LEARNING STYLES

 

There are several classifications of learning styles. Please remember that you donít have one single learning style for everything you learn. You have different styles for different activities. For example, you may have one learning style for learning to play soccer and a different one for learning law. Your learning style also varies with time and other circumstances. Knowledge of your own learning styles can be of great benefit to your study at university as well as any aspect of your life that involves teaching and learning.

 

Active vs. Reflective Learning

 

 

Active learners understand new information by doing something with it. Active learners are keen to try out and experiment with the new information and often enjoy group work because this enables them to do active things. Sitting through lectures with nothing to actually get involved in can be particularly difficult for active learners.

 

Reflective learners prefer to think about new information first before acting on it. They often prefer to think through problems first on their own rather than discussing it in groups. Sitting through lectures can be difficult for reflective learners who often like to have some time out to think through new information.

 

 

 

Sensing vs. Intuitive Learning

 

 

Sensing learners like learning facts and solving problems by well established methods. They are generally careful, practical and patient and like new knowledge to have some connection to the real world.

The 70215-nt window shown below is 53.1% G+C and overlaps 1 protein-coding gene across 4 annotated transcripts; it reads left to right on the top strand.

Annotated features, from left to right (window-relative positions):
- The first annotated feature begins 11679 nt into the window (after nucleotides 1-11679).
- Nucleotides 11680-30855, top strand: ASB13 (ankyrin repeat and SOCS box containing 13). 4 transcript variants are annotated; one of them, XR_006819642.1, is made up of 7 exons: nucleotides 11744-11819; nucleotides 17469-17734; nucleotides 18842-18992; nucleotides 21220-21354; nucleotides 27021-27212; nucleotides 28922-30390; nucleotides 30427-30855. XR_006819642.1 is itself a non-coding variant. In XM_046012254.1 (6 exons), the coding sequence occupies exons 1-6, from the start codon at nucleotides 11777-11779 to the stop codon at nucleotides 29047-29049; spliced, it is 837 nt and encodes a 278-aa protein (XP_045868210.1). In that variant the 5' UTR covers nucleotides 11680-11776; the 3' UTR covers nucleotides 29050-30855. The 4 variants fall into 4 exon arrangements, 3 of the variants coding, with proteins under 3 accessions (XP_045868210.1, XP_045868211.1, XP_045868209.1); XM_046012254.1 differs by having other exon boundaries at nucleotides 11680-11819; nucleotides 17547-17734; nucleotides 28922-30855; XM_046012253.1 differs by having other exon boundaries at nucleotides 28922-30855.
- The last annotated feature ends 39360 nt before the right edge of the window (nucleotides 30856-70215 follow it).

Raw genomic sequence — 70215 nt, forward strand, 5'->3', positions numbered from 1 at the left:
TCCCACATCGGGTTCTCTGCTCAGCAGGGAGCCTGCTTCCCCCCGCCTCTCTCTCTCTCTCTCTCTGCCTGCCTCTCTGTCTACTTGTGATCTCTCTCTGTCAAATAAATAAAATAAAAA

Intuitive learners prefer discovering new relationships and can be innovative in their approach to problem solving. Intuitive learners tend to work faster and dislike repetition and work which involves a lot of memorisation and routine calculations.

 

 

Visual vs. Verbal Learning

 

 

Visual learners understand new information best by seeing it in the form of pictures, demonstrations, diagrams, charts, films and so on.

 

Verbal learners understand new information best through written and spoken words.

 

 

Sequential vs. Global Learning

 

 

Sequential learners understand new information in linear steps where each step follows logically from the previous one.

 

Global learners tend to learn in large jumps by absorbing material in a random order without necessarily seeing any connections until they have grasped the whole concept.



 

 

 

Kolbís classification of learning styles

Assimilators

Assimilators learn better when presented with sound logical theories to consider.

Convergers

Convergers learn better when provided with practical applications of concepts and theories.

Accommodators

Accommodators learn better when provided with hands-on experiences.

Divergers

Divergers learn better when allowed to observe and collect a wide range of information.